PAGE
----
1946 Meridian 45B with a Wide-Field Ektar in a Flash Supermatic Shutter. © Kevin Moloney, 2010

In photography I get the same pleasure from pulling a dark slide out from in front of a fat sheet of film, or from cranking a film roll into a Rolleiflex, or from cocking the shutter of an old Flash-Supermatic leaf shutter. I listen to the soft trip of a Leica M3 at 1/60 second and savor the polished roll of the advance lever mechanics. The sense of beginning in those actions is so much more palpable than in the slip of a memory card into a slot and the tinny ping of a DSLR.

In a darkroom I still relish the feel of a roll winding onto the stainless-steel reels, the sour smell of the hypo, the suds of the Photoflo. Watching an image appear as I tip the corner of an amber-lit tray takes me instantly back to age 15, a basement darkroom, and the excitement of discovery.

But I am not a Luddite. I am a master’s student in Digital Media Studies at the University of Denver as well as a working digital photojournalist and photojournalism teacher. I find sensuality in the visual and aural output of the digital age and the elegance of its engineering. But that’s another post.

My message is only this: Remember to embrace the process of your work and find joy in it the way you find it in your images. As le maitre Henri Cartier-Bresson excitedly giggled and growled:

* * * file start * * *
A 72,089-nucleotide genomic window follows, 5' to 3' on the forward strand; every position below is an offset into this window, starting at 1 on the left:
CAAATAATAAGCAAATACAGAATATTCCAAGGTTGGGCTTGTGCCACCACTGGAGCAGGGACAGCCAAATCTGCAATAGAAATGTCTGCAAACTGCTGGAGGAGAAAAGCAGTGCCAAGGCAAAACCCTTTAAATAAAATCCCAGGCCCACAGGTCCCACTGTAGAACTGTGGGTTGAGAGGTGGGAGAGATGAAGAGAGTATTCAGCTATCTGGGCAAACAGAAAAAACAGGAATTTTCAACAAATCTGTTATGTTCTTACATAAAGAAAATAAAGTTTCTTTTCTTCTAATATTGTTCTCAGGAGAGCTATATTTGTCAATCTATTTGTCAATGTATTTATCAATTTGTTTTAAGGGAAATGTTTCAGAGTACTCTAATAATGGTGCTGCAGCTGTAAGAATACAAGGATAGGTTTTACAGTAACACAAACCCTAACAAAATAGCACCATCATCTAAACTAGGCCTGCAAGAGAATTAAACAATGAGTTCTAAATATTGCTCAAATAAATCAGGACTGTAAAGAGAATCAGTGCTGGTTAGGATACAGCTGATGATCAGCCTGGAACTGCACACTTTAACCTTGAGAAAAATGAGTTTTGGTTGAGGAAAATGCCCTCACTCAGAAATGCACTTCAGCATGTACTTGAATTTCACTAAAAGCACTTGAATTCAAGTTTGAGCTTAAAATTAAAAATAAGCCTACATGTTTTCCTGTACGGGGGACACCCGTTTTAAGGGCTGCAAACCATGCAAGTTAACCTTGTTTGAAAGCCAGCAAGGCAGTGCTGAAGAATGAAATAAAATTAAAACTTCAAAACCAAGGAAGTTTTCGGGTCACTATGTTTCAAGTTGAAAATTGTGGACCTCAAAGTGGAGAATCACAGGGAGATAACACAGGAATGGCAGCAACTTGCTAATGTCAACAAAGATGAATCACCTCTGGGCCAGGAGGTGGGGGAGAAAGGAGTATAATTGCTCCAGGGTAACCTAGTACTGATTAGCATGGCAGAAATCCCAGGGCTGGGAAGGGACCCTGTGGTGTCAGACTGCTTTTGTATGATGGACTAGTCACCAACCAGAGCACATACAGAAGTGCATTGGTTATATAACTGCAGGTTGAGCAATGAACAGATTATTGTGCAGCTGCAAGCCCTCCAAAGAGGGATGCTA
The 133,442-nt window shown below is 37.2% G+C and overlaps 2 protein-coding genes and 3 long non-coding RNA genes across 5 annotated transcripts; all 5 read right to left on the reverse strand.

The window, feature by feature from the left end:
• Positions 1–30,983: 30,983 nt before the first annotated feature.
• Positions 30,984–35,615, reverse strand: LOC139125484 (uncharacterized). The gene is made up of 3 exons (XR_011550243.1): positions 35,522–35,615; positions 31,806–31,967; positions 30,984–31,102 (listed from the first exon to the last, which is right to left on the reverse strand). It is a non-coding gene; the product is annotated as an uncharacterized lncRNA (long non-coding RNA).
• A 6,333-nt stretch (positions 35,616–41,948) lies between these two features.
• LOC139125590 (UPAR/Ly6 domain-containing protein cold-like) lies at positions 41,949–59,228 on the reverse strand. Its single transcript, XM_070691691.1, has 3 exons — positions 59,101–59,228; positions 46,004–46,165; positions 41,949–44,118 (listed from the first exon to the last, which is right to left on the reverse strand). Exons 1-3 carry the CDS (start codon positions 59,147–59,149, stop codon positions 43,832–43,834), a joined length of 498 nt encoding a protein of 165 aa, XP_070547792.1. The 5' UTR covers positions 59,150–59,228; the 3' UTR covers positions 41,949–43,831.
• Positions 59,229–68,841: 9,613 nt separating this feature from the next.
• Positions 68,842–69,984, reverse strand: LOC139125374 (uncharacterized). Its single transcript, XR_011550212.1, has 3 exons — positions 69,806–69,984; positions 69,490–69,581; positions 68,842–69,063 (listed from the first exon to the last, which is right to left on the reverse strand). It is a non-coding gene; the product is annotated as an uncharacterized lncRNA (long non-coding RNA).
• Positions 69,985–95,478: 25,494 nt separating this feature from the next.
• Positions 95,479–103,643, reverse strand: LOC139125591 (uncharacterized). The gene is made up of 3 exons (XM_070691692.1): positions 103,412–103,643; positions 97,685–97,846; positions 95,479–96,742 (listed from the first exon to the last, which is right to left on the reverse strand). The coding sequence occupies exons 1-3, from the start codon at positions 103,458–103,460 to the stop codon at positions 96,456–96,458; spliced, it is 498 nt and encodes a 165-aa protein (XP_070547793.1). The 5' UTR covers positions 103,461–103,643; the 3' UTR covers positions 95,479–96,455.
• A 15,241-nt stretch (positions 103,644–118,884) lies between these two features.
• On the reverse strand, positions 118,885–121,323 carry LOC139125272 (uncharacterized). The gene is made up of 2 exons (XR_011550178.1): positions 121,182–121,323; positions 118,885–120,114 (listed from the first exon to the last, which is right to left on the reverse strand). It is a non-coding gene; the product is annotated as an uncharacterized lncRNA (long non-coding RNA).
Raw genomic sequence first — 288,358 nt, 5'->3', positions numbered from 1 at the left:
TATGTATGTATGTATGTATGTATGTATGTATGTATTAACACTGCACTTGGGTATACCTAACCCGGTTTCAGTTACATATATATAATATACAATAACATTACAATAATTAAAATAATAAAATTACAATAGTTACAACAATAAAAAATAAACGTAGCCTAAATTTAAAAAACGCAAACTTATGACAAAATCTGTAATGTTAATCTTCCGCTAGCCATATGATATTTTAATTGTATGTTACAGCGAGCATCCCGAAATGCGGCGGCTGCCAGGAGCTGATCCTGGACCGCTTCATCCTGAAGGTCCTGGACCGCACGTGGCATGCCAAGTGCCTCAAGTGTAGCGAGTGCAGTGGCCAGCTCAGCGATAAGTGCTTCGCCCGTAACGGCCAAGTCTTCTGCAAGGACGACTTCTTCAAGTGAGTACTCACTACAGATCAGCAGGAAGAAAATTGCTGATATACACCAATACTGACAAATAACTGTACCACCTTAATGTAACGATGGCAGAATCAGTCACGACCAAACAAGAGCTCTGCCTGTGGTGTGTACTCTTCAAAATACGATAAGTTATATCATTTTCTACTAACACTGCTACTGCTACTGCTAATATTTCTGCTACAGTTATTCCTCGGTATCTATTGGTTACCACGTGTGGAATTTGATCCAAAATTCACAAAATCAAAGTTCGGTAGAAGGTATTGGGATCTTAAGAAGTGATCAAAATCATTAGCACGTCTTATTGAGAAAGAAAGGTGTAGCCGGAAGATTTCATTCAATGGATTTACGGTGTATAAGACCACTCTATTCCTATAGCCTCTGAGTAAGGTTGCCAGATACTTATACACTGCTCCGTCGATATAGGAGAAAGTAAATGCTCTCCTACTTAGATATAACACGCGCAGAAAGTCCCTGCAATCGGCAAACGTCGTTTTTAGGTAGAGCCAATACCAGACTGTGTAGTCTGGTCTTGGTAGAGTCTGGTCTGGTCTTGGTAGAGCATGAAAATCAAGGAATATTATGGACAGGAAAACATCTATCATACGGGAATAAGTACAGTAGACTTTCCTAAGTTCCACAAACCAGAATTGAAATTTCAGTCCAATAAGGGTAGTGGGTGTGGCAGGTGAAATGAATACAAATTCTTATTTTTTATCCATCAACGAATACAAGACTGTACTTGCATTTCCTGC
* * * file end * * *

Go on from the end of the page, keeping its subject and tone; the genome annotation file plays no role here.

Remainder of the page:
“For me it’s a physical pleasure, photography. It doesn’t take many brains. It doesn’t take any brains. It takes sensitivity, a finger and two legs. But it is beautiful when you feel that your body is working or, like this, full of air… And in contact with nature… It’s beautiful!… Pow… Grrrettta… Arrruff! …You see?!”

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Flying with Film at the End of the First Digital Decade

Tuareg riders watch the Festival au Desert music and culture festival in Essakane, Mali, from atop a nearby dune Friday, Jan. 10, 2008. A crescent moon sets in the evening sky. Fujichrome 400 Provia taken across three continents. © Kevin Moloney, 2008